MANILA, Philippines — The contribution of small and medium-sized enterprises, or SMEs, to total employment has stagnated over the past year and, unless reversed, could hurt the global economy, the International Labor Organization warned in a new report.
The “World Employment and Social Outlook 2017: Sustainable Enterprises and Jobs” note that between 2003 and 2016, “the number of full-time employees within SMEs nearly doubled, with the share of total employment attributable to SMEs rising from 31 percent to 35 percent.”
“However, in the past year, their contribution to total employment has stagnated,” it added. “Between 2015 and 2016 the contribution of SMEs to total employment remained virtually unchanged, increasing from 34.6 to 34.8 percent.”
In the meantime, global unemployment hit 201 million workers in 2017, “an increase of 3.4 million compared to 2016,” the ILO said.
The United Nations agency underscored the importance of SMEs in generating “decent jobs” around the world.
“In developing economies, SMEs account for 52 per cent of total employment, compared with 34 per cent in emerging economies and 41 per cent in developed economies,”the ILO said.
While the report pointed out that “private sector enterprises accounted for the bulk of global employment in 2016,” accounting for 2.8 billion workers, or 87 percent of total employment, and “permanent full-time employment in SMEs grew more than in larger firms between 2003 and 2008 — on average 4.7 percentage points higher in small and 3.3 percentage points higher in medium-sized enterprises — employment growth premium of SMEs was absent during the period between 2009 and 2014.”
ILO deputy director general for policy Deborah Greenfield stressed the need for policies “to better promote SMEs and a better business environment for all firms, including access to finance for the younger ones” to reverse the employment stagnation in the sector.
The report noted that “job dynamics among young firms in terms of full-time permanent employment have also weakened since the global financial crisis.”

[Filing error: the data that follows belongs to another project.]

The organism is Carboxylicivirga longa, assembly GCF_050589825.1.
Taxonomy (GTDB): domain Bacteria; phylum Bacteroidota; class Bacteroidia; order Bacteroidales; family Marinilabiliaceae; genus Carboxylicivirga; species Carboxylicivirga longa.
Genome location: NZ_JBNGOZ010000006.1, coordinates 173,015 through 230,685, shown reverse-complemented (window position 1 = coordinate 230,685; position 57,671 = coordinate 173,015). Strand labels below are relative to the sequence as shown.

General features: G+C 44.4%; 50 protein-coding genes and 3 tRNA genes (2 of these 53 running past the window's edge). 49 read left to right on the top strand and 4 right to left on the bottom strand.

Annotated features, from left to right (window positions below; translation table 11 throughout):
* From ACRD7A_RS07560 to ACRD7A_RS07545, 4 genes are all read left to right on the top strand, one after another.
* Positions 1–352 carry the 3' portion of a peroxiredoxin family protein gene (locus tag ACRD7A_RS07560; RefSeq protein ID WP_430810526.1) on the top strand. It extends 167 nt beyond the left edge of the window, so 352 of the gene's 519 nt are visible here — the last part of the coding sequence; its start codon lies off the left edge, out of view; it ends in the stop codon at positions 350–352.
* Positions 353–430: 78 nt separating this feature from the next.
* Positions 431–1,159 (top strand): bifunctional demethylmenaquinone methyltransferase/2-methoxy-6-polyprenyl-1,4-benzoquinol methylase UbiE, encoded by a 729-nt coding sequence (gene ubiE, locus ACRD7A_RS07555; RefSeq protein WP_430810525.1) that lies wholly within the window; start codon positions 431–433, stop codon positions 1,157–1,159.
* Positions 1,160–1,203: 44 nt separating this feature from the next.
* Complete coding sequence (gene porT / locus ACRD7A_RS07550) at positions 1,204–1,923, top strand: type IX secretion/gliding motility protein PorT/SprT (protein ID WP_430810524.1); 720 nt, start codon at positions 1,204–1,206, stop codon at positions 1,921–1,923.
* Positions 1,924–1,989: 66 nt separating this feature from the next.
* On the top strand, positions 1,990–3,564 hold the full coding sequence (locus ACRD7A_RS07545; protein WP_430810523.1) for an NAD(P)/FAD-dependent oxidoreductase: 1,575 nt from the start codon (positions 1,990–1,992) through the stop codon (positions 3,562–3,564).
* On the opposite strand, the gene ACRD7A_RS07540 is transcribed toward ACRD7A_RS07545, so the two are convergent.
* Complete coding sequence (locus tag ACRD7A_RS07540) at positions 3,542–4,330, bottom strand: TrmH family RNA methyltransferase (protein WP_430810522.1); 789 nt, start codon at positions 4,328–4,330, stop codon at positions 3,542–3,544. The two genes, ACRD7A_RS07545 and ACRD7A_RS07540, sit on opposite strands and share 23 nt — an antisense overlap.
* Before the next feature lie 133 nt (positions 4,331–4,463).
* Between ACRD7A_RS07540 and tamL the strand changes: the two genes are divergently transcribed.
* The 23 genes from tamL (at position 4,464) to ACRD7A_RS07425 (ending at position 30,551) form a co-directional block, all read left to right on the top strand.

“The full-time permanent employment growth rate among young firms was on average 6.9 percentage points higher than for established firms during the pre-crisis period, but the difference declined to 5.5 percentage points in the post-crisis period” reflecting the overall business environment with newer companies “shedding jobs at a much faster pace than before.”
The ILO report also linked formal training for permanent employees not just to higher wages but higher productivity and lower unit labor costs as well, “while increasing the use of temporary employment is associated with lower wages and lower productivity, without any implications for unit labor costs.”
And while acknowledging innovation as “an important source of competitiveness and job creation for enterprises,” the ILO also noted that in some cases, it has “led to more intensive use of temporary workers (particularly, in firms with product and process innovation) and to higher concentration of women in temporary employment.”
It also said “full-time female permanent employees in the formal sector are more likely to be found in SMEs than in large firms” — around 30 percent in SMEs compared to 27 percent in large enterprises – while “the share of women’s employment, particularly in SMEs, is strongly correlated with the per capita income of a country.”
“Greater numbers of women in enterprises may therefore have a positive impact on growth and development, because micro-enterprises and SMEs often offer women an entry point into the formal labor market,” it noted.